It’s been loads of fun following your travels.
    I just finished Breathing Water and my lungs are killing me.
    Thanks for another great read, Tim. They just keep getting better and better.

  4. Timothy Hallinan Says:

    Hi, Rachel — Thanks — the kid was actually adorable. Try to get off with a warning from the LAPD some day.

    Cynthia — He’s actually setting for a spell after choring, but I couldn’t bring myself to use “chore” as a verb. And let me know what the grand morpheme does for you. There’s probably a site selling it somewhere.

    Greg — Thanks for the niceness about BREATHING WATER, and the lungs line actually made me laugh, sitting all alone up here in my desolate hotel room in Seattle. Sob. But I’ll be home SATURDAY!!!!!!

  5. Larissa Says:

    Oh Tim, only you could find the two most amicable cops (one obviously intent on playing a Game of Questions) and get out of a speeding ticket like that. I’ll have to get a GPS and carry it around. Hehe. Well done. And as far as “choring” as a verb-I heard someone use “Swine Flu-ing” the other day…so there are worse crimes.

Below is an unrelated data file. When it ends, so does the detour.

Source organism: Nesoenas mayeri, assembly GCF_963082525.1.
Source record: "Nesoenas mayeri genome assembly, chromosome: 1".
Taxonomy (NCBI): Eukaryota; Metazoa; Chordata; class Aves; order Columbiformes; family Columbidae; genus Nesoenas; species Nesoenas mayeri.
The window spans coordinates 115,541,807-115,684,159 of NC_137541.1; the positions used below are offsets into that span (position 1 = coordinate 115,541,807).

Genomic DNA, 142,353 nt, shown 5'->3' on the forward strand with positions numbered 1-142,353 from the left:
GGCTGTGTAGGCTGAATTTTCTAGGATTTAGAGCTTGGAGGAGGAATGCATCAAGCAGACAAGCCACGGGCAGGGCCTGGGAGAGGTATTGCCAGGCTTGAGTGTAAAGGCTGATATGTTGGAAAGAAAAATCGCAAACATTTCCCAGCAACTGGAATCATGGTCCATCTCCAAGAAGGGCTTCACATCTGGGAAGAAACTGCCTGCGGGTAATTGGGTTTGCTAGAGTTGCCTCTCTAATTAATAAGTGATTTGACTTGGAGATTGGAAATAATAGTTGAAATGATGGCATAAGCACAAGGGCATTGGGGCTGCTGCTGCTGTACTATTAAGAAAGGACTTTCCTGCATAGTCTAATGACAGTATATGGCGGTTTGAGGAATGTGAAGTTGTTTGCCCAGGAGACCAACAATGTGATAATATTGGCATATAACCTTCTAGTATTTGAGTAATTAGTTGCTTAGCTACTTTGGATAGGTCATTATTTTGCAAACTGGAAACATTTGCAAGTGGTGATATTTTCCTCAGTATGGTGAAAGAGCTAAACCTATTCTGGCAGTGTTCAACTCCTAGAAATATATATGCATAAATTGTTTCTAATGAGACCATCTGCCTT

So what’d you think of N’awlans? I believe you said it was the first time you’d been back since that whole Katrina thing happened.

    and my captcha is: Selma morose

    Poor Selma!

  6. Stefan Says:

    hey Tim, always glad to hear about yr travels. sorry it rained in the States but the folks in these parts (more specifically, Philippines and Vietnam) are currently settin’ a spell on the roofs of their houses. we’ve been getting the occasional half-a-meter to two-meters of squalls here in Hong Kong but we’ve got good drainage.

    i just HAD to list the captcha as it’s a blend of the sublime and the absurd:

    the permed

    WTF? as the kids say.